NEW YORK (FinalCall.com)–Hundreds of friends and associates gathered Oct. 24 in the basement of the Bedford Stuyvesant Restoration business complex to celebrate the life of activist Sonny Carson. A native of Brooklyn, he was honored by Brooklyn Borough President Marty Markowitz with a proclamation naming the day “Sonny Carson Day.”
The who’s who of New York City’s political and activist scene that gathered at the ceremony included Prof. Carlos Russell, a community activist and playwright; December 12th Movement’s Viola Plummer and Omowale Clay; City Council members Charles Barron and Yvette Clarke; former Councilwoman Una Clarke, Assemblywoman Annette Robinson, Councilman Al Vann, education activist Jitu Weusi and Elombe Brath of the Patrice Lumumba Coalition.
They gathered to talk about a man known as an agitator and a firebrand who has been “a champion, a leader, a man on a mission,” according to Mr. Markowitz.
Unfortunately, Mr. Carson, who changed his name to Mwalamu Imiri Abubadika, was not present to hear the proclamation. He has been hospitalized since Sept. 20 due to a stroke.
“It is painful seeing him in his present condition,” Ali Lamont, a long-time associate told The Final Call. “He is a good brother, a powerful brother.
“I remember walking the streets with Abubadika during the street disturbances after the killing of Dr. Martin Luther King Jr.,” Mr. Lamont recalled, adding that everyone respected Sonny Carson.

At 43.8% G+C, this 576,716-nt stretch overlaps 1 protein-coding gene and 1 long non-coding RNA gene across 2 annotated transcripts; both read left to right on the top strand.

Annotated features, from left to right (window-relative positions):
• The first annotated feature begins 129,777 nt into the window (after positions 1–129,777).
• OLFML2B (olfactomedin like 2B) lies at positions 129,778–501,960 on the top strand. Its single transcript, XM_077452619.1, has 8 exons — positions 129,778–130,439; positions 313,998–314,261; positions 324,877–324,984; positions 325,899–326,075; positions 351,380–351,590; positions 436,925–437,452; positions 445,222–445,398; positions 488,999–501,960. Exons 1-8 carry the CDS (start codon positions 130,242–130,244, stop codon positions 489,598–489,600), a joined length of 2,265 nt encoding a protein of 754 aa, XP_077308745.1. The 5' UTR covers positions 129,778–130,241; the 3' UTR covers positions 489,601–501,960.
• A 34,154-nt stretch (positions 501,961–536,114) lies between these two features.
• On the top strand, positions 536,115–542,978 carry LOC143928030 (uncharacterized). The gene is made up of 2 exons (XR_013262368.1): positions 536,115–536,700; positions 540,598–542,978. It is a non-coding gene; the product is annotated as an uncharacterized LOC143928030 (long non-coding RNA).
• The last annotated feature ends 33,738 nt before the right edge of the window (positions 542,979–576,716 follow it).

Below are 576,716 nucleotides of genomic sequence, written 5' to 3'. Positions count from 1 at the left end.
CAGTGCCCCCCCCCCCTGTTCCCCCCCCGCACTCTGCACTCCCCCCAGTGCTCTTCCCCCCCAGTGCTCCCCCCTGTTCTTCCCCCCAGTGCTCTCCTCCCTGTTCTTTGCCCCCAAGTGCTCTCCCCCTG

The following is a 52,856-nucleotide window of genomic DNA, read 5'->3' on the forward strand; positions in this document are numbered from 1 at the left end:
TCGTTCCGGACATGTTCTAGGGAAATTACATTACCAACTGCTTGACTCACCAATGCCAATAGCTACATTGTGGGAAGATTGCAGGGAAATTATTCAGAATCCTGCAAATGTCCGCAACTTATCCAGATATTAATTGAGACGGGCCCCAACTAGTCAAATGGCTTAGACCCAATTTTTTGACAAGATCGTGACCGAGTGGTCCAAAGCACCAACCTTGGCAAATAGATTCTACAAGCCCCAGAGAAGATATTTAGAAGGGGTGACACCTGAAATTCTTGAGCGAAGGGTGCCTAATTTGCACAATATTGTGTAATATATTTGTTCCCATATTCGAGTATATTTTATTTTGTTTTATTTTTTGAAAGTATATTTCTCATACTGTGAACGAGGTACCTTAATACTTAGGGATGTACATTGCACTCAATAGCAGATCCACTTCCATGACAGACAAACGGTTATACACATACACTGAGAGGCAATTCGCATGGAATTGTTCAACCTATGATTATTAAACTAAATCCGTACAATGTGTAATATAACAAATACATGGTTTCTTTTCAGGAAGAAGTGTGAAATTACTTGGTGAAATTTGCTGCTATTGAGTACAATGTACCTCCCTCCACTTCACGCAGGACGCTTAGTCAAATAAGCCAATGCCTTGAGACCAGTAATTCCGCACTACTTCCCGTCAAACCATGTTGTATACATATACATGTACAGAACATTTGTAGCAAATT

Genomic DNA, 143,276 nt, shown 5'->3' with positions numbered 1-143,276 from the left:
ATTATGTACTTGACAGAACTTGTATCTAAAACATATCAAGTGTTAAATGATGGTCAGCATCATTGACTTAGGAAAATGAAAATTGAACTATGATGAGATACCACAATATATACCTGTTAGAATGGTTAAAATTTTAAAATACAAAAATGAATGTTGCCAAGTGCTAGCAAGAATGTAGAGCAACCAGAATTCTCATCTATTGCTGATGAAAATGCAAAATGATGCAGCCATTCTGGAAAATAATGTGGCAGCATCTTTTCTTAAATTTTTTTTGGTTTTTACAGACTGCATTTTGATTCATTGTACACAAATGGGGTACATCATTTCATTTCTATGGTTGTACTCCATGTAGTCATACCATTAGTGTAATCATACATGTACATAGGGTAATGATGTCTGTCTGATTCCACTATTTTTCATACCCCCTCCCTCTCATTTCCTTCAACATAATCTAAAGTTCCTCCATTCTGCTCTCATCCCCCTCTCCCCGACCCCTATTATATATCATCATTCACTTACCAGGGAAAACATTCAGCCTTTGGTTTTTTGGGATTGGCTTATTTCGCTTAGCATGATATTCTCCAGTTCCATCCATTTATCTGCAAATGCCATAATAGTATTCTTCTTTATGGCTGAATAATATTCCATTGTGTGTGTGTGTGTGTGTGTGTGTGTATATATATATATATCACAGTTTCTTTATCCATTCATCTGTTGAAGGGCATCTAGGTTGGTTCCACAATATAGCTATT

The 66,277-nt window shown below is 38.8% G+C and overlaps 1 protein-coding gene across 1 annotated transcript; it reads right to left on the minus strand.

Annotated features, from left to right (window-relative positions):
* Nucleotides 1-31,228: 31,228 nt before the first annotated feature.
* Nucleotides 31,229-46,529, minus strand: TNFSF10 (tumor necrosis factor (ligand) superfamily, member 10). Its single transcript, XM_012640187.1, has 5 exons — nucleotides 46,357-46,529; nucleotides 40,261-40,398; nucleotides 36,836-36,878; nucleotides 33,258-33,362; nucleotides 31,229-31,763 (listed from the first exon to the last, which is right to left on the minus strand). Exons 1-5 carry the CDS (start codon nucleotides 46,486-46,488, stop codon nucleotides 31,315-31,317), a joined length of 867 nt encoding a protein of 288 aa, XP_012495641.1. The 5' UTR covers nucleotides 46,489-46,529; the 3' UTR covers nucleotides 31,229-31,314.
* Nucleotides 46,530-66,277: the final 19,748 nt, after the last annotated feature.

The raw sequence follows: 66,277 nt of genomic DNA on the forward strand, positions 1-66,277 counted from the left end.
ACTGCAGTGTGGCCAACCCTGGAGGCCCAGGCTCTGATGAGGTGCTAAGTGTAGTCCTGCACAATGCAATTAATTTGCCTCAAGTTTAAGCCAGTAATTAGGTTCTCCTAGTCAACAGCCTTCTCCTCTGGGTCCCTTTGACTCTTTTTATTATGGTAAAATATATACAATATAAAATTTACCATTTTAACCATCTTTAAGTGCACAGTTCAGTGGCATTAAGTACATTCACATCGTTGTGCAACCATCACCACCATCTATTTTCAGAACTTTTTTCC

The news of Mr. Carson’s illness also came as a shock to Michael Campus, who directed the 1974 film “The Education of Sonny Carson.” The movie was released on DVD on Oct. 22.
“I’ve been Sonny’s friend for 27 years. We always respected each other and there was always a feeling we were after the same thing,” Mr. Campus said. “I can’t compute that Sonny lies in a coma because he was always the most vital person of the two of us. No question he was the one with the energy.”
The film shows Mr. Carson’s life–from an honor student and criminal–starting as an elementary school student. It covers his childhood in Brooklyn’s Bedford Stuyvesant, a stint in juvenile detention, membership in a gang and a lengthy stay at the infamous Sing Sing prison.
As an activist, his critics have called him anti-Semitic and a racist.
“In the eyes of the White establishment in New York, ‘Sonny’ has been a thorn in their side,” commented Mr. Campus, who is White. Such is the dislike of Sonny Carson by the New York City’s mainstream media that one newspaper chastised Brooklyn Councilman Barron for having him at his swearing in ceremony.
“I love that man. I respect him and he respects me,” Councilman Barron told The Final Call. He said that no one had been as consistent in standing up for the grassroots than Abubadika Sonny Carson.
“He loves his people,” Mr. Lamont said.